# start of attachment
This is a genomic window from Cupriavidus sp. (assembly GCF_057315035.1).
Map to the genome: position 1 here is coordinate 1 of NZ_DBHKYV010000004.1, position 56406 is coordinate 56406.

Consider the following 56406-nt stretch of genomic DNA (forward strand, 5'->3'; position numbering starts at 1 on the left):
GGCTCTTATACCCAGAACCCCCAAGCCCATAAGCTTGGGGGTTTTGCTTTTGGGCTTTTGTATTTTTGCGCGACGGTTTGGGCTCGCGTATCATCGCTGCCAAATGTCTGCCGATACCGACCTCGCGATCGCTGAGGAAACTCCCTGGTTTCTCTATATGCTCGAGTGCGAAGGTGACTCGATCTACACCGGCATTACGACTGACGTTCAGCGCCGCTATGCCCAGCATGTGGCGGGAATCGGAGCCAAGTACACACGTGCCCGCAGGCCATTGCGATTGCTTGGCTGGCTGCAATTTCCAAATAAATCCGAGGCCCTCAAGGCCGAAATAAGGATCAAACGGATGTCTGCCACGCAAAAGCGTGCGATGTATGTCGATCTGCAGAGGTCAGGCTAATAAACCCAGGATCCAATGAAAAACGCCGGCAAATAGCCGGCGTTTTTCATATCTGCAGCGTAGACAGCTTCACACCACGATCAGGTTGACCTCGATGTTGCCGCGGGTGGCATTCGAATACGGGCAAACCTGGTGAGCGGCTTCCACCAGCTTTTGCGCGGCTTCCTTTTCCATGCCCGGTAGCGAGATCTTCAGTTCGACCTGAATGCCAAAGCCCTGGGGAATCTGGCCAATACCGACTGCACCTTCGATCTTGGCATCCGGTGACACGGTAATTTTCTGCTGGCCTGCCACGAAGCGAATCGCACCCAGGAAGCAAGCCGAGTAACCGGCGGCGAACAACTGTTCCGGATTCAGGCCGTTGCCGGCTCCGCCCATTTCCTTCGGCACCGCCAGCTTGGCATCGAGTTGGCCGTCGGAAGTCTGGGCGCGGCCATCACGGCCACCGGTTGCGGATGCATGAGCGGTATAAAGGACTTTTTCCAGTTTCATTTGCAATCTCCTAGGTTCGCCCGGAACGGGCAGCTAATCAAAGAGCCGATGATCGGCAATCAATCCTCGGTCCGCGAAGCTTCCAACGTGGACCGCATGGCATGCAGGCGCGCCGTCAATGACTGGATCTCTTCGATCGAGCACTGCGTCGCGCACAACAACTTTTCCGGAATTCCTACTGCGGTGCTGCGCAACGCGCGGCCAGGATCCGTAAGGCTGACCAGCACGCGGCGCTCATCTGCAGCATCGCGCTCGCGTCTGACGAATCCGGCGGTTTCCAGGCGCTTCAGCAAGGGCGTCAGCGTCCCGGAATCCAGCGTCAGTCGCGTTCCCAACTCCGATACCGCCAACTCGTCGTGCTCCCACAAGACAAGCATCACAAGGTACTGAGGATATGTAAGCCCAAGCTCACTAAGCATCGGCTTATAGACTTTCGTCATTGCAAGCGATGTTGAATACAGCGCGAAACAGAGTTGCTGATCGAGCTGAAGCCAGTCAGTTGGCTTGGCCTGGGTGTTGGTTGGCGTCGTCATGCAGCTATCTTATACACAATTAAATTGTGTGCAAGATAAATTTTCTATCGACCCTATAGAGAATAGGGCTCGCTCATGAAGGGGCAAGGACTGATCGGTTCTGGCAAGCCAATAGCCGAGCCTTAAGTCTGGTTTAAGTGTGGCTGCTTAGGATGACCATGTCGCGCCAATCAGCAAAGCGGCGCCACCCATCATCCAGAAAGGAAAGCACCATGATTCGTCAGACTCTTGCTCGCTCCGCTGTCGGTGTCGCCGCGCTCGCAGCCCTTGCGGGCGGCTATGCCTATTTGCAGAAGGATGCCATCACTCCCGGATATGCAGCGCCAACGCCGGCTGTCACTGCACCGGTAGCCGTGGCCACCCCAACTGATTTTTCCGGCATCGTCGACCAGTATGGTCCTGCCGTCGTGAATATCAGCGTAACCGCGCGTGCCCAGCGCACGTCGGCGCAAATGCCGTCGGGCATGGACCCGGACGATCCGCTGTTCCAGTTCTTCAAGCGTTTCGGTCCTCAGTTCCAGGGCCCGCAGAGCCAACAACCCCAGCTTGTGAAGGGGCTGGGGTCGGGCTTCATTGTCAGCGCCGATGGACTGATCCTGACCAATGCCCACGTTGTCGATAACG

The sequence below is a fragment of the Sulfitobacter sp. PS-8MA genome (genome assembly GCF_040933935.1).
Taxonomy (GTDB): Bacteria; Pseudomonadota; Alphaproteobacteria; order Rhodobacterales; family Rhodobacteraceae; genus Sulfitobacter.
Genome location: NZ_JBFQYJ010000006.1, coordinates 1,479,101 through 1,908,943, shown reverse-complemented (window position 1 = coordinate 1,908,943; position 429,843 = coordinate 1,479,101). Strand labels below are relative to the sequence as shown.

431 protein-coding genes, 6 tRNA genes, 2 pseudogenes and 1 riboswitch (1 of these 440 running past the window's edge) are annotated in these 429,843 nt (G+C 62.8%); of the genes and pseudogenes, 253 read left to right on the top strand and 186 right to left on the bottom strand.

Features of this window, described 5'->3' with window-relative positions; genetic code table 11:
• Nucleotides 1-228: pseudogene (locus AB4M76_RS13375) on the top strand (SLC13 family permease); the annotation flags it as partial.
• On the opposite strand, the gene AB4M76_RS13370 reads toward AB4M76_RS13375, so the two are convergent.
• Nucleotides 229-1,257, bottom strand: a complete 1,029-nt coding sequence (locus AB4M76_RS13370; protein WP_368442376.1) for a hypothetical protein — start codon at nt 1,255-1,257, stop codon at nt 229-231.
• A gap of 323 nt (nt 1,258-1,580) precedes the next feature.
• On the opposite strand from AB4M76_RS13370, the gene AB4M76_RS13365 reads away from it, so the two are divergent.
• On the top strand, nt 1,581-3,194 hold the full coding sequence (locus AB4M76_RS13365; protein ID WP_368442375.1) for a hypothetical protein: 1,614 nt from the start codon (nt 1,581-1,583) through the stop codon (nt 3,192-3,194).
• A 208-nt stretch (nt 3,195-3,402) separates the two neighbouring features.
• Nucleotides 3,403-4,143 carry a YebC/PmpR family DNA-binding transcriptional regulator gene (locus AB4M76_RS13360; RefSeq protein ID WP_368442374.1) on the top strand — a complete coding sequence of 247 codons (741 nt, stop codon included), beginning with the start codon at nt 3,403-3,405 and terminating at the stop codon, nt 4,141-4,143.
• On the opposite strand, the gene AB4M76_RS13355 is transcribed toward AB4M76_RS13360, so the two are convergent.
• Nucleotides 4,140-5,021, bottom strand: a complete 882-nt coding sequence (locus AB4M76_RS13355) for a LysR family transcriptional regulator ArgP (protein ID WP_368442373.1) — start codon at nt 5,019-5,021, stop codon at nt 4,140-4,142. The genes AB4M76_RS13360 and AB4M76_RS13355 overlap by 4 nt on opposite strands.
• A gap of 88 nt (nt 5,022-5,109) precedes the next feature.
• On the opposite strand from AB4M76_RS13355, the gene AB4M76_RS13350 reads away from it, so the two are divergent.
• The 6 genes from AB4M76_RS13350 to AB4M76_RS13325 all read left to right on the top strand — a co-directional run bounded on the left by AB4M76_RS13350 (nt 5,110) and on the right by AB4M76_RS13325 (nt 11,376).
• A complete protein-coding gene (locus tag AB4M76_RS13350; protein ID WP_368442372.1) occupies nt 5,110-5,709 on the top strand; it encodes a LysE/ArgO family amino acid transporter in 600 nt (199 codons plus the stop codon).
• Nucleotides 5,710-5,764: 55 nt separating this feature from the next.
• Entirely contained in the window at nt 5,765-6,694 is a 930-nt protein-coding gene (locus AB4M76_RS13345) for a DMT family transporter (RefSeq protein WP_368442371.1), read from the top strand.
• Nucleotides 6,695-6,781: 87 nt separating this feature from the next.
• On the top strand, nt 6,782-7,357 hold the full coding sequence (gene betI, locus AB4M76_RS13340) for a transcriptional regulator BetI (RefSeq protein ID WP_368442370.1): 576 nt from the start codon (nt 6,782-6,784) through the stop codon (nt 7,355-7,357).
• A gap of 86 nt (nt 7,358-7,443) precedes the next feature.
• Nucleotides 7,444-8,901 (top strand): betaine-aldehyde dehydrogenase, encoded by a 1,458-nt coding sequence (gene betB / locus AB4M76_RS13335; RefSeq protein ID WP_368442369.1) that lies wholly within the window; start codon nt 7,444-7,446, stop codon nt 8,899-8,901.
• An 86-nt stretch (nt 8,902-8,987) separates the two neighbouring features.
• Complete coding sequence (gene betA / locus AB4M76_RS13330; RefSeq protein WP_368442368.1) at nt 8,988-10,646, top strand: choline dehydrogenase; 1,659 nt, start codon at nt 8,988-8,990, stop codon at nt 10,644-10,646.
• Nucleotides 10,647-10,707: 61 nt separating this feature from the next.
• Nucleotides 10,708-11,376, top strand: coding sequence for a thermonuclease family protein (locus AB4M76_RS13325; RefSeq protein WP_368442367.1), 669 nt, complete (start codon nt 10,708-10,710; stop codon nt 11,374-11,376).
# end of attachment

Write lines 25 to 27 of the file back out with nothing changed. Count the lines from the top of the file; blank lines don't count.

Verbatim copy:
• Entirely contained in the window at nt 5,765-6,694 is a 930-nt protein-coding gene (locus AB4M76_RS13345) for a DMT family transporter (RefSeq protein WP_368442371.1), read from the top strand.
• Nucleotides 6,695-6,781: 87 nt separating this feature from the next.
• On the top strand, nt 6,782-7,357 hold the full coding sequence (gene betI, locus AB4M76_RS13340) for a transcriptional regulator BetI (RefSeq protein ID WP_368442370.1): 576 nt from the start codon (nt 6,782-6,784) through the stop codon (nt 7,355-7,357).